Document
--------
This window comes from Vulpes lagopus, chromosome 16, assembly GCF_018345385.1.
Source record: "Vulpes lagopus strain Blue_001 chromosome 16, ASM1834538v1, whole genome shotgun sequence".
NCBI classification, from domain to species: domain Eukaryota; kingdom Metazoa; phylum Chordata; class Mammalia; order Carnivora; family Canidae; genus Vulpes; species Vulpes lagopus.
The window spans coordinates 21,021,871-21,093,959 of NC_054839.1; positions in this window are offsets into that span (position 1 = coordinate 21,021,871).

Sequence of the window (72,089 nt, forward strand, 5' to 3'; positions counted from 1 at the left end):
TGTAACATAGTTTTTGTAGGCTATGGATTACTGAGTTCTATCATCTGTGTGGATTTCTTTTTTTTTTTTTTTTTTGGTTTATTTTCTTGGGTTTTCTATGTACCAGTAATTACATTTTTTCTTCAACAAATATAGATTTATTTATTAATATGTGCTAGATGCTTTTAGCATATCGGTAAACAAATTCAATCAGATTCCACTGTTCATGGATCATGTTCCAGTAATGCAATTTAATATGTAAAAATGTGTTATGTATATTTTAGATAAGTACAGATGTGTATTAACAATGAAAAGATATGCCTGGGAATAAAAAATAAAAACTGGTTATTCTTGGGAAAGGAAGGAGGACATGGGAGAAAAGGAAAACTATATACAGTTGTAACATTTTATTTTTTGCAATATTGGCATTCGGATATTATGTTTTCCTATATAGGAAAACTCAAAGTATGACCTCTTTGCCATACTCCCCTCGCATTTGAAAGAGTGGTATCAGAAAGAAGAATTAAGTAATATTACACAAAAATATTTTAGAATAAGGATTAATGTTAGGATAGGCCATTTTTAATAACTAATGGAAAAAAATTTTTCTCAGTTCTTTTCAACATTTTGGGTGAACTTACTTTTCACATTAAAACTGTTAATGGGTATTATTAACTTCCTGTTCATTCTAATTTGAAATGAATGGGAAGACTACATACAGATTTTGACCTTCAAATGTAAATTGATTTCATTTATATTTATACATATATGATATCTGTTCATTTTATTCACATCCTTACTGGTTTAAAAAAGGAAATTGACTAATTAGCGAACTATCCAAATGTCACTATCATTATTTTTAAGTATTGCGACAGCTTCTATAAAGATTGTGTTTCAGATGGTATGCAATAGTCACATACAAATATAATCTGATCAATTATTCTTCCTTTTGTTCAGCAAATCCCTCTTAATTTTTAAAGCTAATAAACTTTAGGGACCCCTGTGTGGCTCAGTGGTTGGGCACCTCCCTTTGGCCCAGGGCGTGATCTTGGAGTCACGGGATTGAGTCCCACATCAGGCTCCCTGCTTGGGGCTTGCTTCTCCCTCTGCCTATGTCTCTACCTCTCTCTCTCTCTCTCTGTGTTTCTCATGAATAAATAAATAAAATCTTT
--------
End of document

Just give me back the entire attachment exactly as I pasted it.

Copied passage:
This window comes from Vulpes lagopus, chromosome 16, assembly GCF_018345385.1.
Source record: "Vulpes lagopus strain Blue_001 chromosome 16, ASM1834538v1, whole genome shotgun sequence".
NCBI classification, from domain to species: domain Eukaryota; kingdom Metazoa; phylum Chordata; class Mammalia; order Carnivora; family Canidae; genus Vulpes; species Vulpes lagopus.
The window spans coordinates 21,021,871-21,093,959 of NC_054839.1; positions in this window are offsets into that span (position 1 = coordinate 21,021,871).

Sequence of the window (72,089 nt, forward strand, 5' to 3'; positions counted from 1 at the left end):
TGTAACATAGTTTTTGTAGGCTATGGATTACTGAGTTCTATCATCTGTGTGGATTTCTTTTTTTTTTTTTTTTTTGGTTTATTTTCTTGGGTTTTCTATGTACCAGTAATTACATTTTTTCTTCAACAAATATAGATTTATTTATTAATATGTGCTAGATGCTTTTAGCATATCGGTAAACAAATTCAATCAGATTCCACTGTTCATGGATCATGTTCCAGTAATGCAATTTAATATGTAAAAATGTGTTATGTATATTTTAGATAAGTACAGATGTGTATTAACAATGAAAAGATATGCCTGGGAATAAAAAATAAAAACTGGTTATTCTTGGGAAAGGAAGGAGGACATGGGAGAAAAGGAAAACTATATACAGTTGTAACATTTTATTTTTTGCAATATTGGCATTCGGATATTATGTTTTCCTATATAGGAAAACTCAAAGTATGACCTCTTTGCCATACTCCCCTCGCATTTGAAAGAGTGGTATCAGAAAGAAGAATTAAGTAATATTACACAAAAATATTTTAGAATAAGGATTAATGTTAGGATAGGCCATTTTTAATAACTAATGGAAAAAAATTTTTCTCAGTTCTTTTCAACATTTTGGGTGAACTTACTTTTCACATTAAAACTGTTAATGGGTATTATTAACTTCCTGTTCATTCTAATTTGAAATGAATGGGAAGACTACATACAGATTTTGACCTTCAAATGTAAATTGATTTCATTTATATTTATACATATATGATATCTGTTCATTTTATTCACATCCTTACTGGTTTAAAAAAGGAAATTGACTAATTAGCGAACTATCCAAATGTCACTATCATTATTTTTAAGTATTGCGACAGCTTCTATAAAGATTGTGTTTCAGATGGTATGCAATAGTCACATACAAATATAATCTGATCAATTATTCTTCCTTTTGTTCAGCAAATCCCTCTTAATTTTTAAAGCTAATAAACTTTAGGGACCCCTGTGTGGCTCAGTGGTTGGGCACCTCCCTTTGGCCCAGGGCGTGATCTTGGAGTCACGGGATTGAGTCCCACATCAGGCTCCCTGCTTGGGGCTTGCTTCTCCCTCTGCCTATGTCTCTACCTCTCTCTCTCTCTCTCTGTGTTTCTCATGAATAAATAAATAAAATCTTT